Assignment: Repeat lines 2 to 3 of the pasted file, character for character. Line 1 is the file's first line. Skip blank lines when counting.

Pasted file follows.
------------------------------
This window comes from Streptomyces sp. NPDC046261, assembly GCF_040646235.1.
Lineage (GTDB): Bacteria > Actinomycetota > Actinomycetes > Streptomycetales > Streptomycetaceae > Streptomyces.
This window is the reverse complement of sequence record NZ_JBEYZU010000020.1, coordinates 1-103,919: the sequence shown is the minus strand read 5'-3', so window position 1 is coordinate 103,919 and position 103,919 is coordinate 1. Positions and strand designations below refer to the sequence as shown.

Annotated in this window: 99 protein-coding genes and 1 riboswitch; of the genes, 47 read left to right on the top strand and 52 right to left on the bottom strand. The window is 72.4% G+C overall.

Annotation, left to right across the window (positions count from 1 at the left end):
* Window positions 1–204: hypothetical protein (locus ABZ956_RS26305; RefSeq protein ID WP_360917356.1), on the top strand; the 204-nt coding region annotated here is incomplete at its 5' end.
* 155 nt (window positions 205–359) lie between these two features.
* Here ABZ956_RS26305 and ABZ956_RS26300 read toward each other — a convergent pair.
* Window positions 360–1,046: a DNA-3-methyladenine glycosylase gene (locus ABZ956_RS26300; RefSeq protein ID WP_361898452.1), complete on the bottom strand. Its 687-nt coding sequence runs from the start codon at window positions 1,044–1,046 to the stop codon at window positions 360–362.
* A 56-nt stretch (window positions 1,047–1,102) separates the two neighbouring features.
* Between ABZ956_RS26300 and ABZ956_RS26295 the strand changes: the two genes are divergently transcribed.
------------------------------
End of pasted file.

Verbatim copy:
Lineage (GTDB): Bacteria > Actinomycetota > Actinomycetes > Streptomycetales > Streptomycetaceae > Streptomyces.
This window is the reverse complement of sequence record NZ_JBEYZU010000020.1, coordinates 1-103,919: the sequence shown is the minus strand read 5'-3', so window position 1 is coordinate 103,919 and position 103,919 is coordinate 1. Positions and strand designations below refer to the sequence as shown.